I’m learning how to trespass without getting shot. When people see me on their property with my cool, fancy camera… it seems that they are less likely to shoot. This is unless, of course, I’m ‘working’ and they are angry about their foreclosure proceedings. Those are the days when photography is not so good.
I’ve got to get motivated. Perhaps tomorrow I will find some online photography challenges and assignments in which to participate. I need something to help me learn more.
I don’t do drugs and have never tried them (seriously). I don’t smoke and have never smoked. I don’t even like smokers and think that they all reek. I drink socially. Technically communion is isn’t drinking, but I confess that I have wine every Sunday when the Priest offers it to me… so shoot me already. De vez en cuando I like to hablar espanol. I try to hablar en espanol con mi daughter cada dia y espero que she understands. Ok, I”m confusing you. It’s not a type-O you’re reading. I did that on purpose. I figured my good friend Tony Rabina would be reading.
So back to the topic at hand……Camera OCD. I can’t shake my obsession with my camera. Seriously, I wake up reading camera websites first thing in the morning and last thing at night. I’ve even taken my camera into the bedroom, but we won’t discuss that part of my obsession. I’m not sure why I feel as though I can become a great photographer through osmosis, but I won’t stop trying ;-).
So the new D5000 is upon us. My first thought was, “Heck, my camera is not even a year old and they’ve already come up with something else.” Oh well. I’ve read about it and I’m not moved.
I’m still enjoying photography books, but there’s nothing like getting the answers to questions that I didn’t think to answer. The internet is awesome.
Yesterday, I ventured out to take pictures of a home that my clients are considering. Yes, I have a real job. I’m a Realtor. It was quite an experience. I learned quite a bit during my outing. The first thing i learned, is that Satan himself created the on-board flash. I mean just as I thought that I was taking some marvelous photos, I got them home and realized that I could see the shadow of the on-board flash. Perhaps I could have ‘PhotoShopped’ the shadows away, but that, of course, would have required me to learn PhotoShop and edit 144 pictures. Nah, it was easier to go back to the house and retake the photos.
Once I got back to the house, I really took my time. For the record, I was smart enough to realize that my Sigma 10-20 ultra-wide was the obvious choice for taking photographs of the interior of a home. It allowed me to capture an entire room/space. I also brought my SB-600 flash, but quickly realized, that increasing the ISO proved to be just what the doctor ordered. The home was well lit with both natural light and recessed lighting. Perhaps I maybe incorrect in my thought process, but I think that the SB-600 would have blown highlights.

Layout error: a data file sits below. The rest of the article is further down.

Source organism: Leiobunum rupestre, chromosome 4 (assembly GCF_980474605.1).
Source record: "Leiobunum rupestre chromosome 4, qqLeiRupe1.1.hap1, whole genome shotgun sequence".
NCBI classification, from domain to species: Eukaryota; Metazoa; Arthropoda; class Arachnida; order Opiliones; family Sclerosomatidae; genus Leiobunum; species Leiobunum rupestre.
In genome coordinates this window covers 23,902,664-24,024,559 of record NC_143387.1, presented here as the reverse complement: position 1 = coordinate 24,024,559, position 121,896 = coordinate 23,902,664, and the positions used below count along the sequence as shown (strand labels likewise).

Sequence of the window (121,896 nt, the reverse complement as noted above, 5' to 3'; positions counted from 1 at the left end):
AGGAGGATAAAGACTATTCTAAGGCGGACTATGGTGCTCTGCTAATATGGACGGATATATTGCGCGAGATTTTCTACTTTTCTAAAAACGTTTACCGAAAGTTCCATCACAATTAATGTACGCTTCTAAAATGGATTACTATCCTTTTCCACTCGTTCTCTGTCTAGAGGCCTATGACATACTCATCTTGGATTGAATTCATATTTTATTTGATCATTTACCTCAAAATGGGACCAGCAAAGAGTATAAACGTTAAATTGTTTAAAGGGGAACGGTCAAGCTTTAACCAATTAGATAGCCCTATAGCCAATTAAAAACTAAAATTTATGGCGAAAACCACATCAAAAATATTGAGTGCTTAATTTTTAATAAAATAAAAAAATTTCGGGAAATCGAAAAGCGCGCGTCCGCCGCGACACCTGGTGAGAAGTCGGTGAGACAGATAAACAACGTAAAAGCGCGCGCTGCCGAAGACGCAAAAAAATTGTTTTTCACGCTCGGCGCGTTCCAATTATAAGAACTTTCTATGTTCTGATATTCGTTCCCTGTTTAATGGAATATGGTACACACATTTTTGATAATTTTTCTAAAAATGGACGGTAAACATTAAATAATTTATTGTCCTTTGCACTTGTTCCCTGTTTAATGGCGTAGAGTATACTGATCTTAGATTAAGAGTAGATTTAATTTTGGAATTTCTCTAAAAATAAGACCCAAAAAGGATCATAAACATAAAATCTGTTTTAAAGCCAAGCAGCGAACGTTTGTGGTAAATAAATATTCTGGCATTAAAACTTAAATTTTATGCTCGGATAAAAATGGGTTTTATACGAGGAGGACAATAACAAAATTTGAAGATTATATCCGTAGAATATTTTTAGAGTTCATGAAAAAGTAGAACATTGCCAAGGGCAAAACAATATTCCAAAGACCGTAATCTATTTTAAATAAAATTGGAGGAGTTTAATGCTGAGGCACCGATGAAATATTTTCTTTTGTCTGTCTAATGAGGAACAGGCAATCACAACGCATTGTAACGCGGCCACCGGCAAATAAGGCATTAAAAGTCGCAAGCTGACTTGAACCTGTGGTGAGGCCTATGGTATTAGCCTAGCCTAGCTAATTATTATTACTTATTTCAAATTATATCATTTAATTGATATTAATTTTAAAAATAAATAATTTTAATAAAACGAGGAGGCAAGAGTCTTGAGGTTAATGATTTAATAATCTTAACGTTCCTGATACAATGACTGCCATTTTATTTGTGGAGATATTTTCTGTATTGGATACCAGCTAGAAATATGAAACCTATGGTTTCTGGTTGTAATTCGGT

My clients were pretty impressed with my photos. I was not as happy. The more photos I take the more I can tell the difference between a good photo and a lousy photo.
I frequent the website ProDSLR. The site was started by this dude named Gary. Gary started the website after he was booted from another site. I like Gary’s site. It isn’t saturated with folks that think that their opinion is the only one that matters. No one there is ‘so pro’ that they can’t share ideas and help out those of us new to the photograpy world. IF I like a photograph posted by another member, I’m free to say that I like it. IF I don’t like a photograph, I can say that, too.
When I first purchased my camera, my first stop was to ‘DPR’. Initially I liked the site, but was really desperate to learn something, anything about my camera. I’d hang out in DPR’s Beginner’s Forum for hours searching for information. Most of what I saw was pages of What camera should I purchase or What camera do you think is best for me type questions repeated to infinity. I made the mistake of asking why the exact same question was repeated VERBATIM over and over again. Well, they nailed me to a cross, poured gasoline on me and then set me on fire. Had I said one more word, they would have eaten my children. Oh well.
There are a lot of camera forums out there. I’m grateful for all of the information that they provide, but I sure as hell can do without all of the attitudes. Everyone thinks that he or she is a pro. Well, the concensus on the definition of being a ‘pro’ is that you take pictures for a fee. Yep. That’s all. Nothing about composition, or level of understanding. A friend wanted to pay me to take pictures of her son in his little league outfit. Would I be considered a ‘pro’ if I had taken the money? It would totally suck for the planet if MY level of understanding made me a ‘pro’ all because I earned $5.oo taking a picture.